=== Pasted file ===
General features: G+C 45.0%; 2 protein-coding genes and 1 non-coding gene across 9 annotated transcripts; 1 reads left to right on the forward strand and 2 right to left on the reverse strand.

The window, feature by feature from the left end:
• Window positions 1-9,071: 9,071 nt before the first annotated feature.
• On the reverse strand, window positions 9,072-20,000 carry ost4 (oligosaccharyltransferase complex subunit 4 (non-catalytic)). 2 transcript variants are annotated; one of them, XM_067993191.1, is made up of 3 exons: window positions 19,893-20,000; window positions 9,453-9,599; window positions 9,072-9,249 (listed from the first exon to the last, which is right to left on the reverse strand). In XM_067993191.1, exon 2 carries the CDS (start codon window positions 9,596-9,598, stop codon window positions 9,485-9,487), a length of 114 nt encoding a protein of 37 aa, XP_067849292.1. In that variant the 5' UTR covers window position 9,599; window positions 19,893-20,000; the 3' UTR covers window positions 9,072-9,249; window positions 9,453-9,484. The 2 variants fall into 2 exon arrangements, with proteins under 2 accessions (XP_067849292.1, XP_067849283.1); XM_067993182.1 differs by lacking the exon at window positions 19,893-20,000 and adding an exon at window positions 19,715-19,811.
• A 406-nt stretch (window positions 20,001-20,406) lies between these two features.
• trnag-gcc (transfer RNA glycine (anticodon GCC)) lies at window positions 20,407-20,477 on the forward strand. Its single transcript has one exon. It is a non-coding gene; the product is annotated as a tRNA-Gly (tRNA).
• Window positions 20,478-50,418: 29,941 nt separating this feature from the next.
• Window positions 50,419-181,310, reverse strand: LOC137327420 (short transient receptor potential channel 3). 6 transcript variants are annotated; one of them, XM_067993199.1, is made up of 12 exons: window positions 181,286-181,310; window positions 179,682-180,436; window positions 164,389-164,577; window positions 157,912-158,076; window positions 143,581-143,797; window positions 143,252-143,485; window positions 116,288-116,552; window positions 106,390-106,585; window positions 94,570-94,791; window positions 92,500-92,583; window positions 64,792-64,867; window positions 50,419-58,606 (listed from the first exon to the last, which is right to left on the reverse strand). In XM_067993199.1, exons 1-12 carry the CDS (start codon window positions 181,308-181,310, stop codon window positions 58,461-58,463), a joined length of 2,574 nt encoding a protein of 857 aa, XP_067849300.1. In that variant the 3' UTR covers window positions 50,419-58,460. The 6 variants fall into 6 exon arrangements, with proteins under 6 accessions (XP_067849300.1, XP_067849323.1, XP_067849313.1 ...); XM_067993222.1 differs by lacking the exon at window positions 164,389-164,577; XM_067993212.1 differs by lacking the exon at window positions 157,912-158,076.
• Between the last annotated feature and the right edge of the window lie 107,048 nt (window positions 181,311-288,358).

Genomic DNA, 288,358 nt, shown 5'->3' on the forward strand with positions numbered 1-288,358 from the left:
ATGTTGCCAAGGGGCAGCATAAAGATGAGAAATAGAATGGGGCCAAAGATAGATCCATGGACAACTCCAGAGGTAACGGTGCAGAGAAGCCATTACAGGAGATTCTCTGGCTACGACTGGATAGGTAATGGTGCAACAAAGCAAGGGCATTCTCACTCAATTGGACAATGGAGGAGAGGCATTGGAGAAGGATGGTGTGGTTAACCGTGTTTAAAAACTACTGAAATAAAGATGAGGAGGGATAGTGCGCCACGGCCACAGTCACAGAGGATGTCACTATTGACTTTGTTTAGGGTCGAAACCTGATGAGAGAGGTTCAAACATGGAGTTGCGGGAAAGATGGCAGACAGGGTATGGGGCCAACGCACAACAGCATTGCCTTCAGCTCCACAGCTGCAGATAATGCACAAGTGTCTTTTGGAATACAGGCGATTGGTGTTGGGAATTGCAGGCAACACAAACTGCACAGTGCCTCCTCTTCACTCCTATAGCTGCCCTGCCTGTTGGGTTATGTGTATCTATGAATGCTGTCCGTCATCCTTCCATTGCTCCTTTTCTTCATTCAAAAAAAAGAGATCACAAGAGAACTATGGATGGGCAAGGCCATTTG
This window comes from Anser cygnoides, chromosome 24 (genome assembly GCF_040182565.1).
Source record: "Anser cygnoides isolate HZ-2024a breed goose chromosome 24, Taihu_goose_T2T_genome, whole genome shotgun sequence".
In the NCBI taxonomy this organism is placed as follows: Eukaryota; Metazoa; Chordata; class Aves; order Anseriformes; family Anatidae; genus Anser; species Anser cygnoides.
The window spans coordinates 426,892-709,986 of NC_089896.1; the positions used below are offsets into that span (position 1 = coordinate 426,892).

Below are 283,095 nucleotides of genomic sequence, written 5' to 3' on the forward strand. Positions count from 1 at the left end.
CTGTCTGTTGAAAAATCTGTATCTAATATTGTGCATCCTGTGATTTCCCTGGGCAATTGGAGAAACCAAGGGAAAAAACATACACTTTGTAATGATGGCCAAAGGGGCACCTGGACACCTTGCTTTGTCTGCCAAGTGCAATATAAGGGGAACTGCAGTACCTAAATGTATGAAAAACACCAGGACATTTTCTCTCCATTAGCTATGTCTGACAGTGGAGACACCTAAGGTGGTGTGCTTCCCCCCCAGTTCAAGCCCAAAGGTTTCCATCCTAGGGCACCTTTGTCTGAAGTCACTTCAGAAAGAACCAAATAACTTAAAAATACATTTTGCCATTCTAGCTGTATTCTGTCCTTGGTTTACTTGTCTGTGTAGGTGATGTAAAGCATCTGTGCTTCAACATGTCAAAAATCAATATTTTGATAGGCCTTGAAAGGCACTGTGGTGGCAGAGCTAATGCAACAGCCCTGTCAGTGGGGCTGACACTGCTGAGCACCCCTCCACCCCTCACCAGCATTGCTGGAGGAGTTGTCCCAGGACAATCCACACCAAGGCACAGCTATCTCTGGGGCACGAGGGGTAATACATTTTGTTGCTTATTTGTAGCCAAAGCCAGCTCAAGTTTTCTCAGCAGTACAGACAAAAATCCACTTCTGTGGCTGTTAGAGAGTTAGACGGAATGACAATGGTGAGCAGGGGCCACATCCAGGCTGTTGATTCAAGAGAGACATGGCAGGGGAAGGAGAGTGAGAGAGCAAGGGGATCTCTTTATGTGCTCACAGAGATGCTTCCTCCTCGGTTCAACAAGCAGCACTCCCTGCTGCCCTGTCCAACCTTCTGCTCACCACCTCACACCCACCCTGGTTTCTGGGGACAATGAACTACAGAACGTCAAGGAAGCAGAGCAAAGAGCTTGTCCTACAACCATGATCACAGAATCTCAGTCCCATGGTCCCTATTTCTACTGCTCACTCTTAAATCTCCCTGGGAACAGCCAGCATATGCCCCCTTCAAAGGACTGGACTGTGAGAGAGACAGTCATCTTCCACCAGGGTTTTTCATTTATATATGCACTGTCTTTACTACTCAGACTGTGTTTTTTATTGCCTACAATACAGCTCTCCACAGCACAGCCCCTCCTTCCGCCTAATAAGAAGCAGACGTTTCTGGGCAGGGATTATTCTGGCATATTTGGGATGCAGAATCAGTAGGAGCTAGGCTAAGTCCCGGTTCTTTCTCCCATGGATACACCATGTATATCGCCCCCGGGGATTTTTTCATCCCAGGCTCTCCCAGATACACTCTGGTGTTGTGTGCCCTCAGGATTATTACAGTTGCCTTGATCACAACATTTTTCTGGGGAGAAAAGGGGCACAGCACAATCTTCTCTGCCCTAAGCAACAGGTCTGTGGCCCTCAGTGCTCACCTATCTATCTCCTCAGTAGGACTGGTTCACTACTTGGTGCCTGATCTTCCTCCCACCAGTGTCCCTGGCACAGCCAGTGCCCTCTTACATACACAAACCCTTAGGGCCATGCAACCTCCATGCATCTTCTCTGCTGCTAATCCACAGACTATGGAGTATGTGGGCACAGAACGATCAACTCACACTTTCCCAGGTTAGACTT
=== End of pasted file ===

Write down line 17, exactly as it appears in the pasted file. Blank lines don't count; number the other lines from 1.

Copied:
CTGTCTGTTGAAAAATCTGTATCTAATATTGTGCATCCTGTGATTTCCCTGGGCAATTGGAGAAACCAAGGGAAAAAACATACACTTTGTAATGATGGCCAAAGGGGCACCTGGACACCTTGCTTTGTCTGCCAAGTGCAATATAAGGGGAACTGCAGTACCTAAATGTATGAAAAACACCAGGACATTTTCTCTCCATTAGCTATGTCTGACAGTGGAGACACCTAAGGTGGTGTGCTTCCCCCCCAGTTCAAGCCCAAAGGTTTCCATCCTAGGGCACCTTTGTCTGAAGTCACTTCAGAAAGAACCAAATAACTTAAAAATACATTTTGCCATTCTAGCTGTATTCTGTCCTTGGTTTACTTGTCTGTGTAGGTGATGTAAAGCATCTGTGCTTCAACATGTCAAAAATCAATATTTTGATAGGCCTTGAAAGGCACTGTGGTGGCAGAGCTAATGCAACAGCCCTGTCAGTGGGGCTGACACTGCTGAGCACCCCTCCACCCCTCACCAGCATTGCTGGAGGAGTTGTCCCAGGACAATCCACACCAAGGCACAGCTATCTCTGGGGCACGAGGGGTAATACATTTTGTTGCTTATTTGTAGCCAAAGCCAGCTCAAGTTTTCTCAGCAGTACAGACAAAAATCCACTTCTGTGGCTGTTAGAGAGTTAGACGGAATGACAATGGTGAGCAGGGGCCACATCCAGGCTGTTGATTCAAGAGAGACATGGCAGGGGAAGGAGAGTGAGAGAGCAAGGGGATCTCTTTATGTGCTCACAGAGATGCTTCCTCCTCGGTTCAACAAGCAGCACTCCCTGCTGCCCTGTCCAACCTTCTGCTCACCACCTCACACCCACCCTGGTTTCTGGGGACAATGAACTACAGAACGTCAAGGAAGCAGAGCAAAGAGCTTGTCCTACAACCATGATCACAGAATCTCAGTCCCATGGTCCCTATTTCTACTGCTCACTCTTAAATCTCCCTGGGAACAGCCAGCATATGCCCCCTTCAAAGGACTGGACTGTGAGAGAGACAGTCATCTTCCACCAGGGTTTTTCATTTATATATGCACTGTCTTTACTACTCAGACTGTGTTTTTTATTGCCTACAATACAGCTCTCCACAGCACAGCCCCTCCTTCCGCCTAATAAGAAGCAGACGTTTCTGGGCAGGGATTATTCTGGCATATTTGGGATGCAGAATCAGTAGGAGCTAGGCTAAGTCCCGGTTCTTTCTCCCATGGATACACCATGTATATCGCCCCCGGGGATTTTTTCATCCCAGGCTCTCCCAGATACACTCTGGTGTTGTGTGCCCTCAGGATTATTACAGTTGCCTTGATCACAACATTTTTCTGGGGAGAAAAGGGGCACAGCACAATCTTCTCTGCCCTAAGCAACAGGTCTGTGGCCCTCAGTGCTCACCTATCTATCTCCTCAGTAGGACTGGTTCACTACTTGGTGCCTGATCTTCCTCCCACCAGTGTCCCTGGCACAGCCAGTGCCCTCTTACATACACAAACCCTTAGGGCCATGCAACCTCCATGCATCTTCTCTGCTGCTAATCCACAGACTATGGAGTATGTGGGCACAGAACGATCAACTCACACTTTCCCAGGTTAGACTT